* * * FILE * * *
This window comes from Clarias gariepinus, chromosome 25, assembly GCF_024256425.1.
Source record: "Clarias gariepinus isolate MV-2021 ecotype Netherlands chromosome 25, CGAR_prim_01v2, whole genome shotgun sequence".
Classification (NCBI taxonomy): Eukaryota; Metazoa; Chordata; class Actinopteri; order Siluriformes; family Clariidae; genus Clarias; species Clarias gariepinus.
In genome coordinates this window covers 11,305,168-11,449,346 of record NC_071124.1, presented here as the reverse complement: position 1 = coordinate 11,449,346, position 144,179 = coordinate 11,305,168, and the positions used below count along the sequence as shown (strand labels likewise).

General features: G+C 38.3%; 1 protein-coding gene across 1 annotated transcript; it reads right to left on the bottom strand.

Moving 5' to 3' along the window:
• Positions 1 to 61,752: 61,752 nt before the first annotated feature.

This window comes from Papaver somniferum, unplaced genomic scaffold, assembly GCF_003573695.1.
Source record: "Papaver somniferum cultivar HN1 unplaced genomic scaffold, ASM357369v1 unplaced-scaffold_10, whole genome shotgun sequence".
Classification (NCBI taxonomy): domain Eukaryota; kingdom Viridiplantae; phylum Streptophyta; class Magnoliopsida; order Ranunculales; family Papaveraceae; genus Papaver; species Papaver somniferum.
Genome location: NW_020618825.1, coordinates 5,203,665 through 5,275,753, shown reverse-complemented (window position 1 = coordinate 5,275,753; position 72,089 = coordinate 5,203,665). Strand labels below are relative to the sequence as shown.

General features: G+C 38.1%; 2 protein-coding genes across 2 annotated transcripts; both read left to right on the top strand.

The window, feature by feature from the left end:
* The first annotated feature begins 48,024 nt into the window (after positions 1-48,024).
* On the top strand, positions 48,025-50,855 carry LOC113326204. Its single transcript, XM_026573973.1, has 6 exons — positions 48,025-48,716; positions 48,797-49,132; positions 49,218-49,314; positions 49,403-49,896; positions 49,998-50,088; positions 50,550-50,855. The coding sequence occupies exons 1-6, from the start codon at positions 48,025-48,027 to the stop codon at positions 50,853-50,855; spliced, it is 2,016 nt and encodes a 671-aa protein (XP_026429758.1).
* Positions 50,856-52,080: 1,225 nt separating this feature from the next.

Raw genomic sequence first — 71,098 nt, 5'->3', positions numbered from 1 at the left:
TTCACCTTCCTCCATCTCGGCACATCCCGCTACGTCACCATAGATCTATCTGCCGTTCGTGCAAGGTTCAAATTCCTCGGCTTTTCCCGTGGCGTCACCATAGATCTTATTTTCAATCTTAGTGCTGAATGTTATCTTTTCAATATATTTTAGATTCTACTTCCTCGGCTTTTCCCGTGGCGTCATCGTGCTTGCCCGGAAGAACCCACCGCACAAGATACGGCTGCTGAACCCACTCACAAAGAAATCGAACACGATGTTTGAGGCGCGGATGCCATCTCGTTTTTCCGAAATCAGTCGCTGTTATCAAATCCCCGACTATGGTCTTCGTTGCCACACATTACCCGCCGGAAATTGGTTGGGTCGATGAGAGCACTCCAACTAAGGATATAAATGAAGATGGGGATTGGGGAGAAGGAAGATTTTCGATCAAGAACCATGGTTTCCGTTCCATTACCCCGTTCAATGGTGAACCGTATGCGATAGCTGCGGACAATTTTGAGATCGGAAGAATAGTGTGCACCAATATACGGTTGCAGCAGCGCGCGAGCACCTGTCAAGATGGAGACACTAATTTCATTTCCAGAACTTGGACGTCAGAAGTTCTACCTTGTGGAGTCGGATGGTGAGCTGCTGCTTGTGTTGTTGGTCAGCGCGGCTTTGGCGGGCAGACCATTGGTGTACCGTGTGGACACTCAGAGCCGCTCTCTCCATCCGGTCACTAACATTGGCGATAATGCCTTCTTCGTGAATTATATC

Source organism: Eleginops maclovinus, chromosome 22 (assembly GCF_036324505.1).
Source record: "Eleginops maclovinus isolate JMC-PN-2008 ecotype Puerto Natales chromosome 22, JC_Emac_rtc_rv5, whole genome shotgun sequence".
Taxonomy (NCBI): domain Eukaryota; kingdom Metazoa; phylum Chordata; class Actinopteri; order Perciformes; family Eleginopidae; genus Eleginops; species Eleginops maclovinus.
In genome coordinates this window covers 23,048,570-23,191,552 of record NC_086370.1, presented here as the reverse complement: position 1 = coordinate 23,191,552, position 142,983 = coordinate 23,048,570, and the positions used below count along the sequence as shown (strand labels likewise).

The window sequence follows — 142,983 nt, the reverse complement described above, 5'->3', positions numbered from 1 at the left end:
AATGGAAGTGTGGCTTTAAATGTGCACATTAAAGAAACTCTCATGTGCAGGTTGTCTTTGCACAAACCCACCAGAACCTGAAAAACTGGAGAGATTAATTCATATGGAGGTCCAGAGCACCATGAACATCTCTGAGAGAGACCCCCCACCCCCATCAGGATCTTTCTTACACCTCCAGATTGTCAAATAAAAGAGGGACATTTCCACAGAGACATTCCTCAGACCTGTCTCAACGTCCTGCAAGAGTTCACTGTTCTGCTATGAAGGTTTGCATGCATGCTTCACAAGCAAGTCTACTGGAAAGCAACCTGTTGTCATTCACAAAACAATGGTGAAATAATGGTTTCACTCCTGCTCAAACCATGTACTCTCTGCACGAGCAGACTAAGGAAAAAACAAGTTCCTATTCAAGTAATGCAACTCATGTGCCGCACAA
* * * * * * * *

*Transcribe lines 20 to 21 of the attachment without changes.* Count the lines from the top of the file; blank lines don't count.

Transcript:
Source record: "Eleginops maclovinus isolate JMC-PN-2008 ecotype Puerto Natales chromosome 22, JC_Emac_rtc_rv5, whole genome shotgun sequence".
Taxonomy (NCBI): domain Eukaryota; kingdom Metazoa; phylum Chordata; class Actinopteri; order Perciformes; family Eleginopidae; genus Eleginops; species Eleginops maclovinus.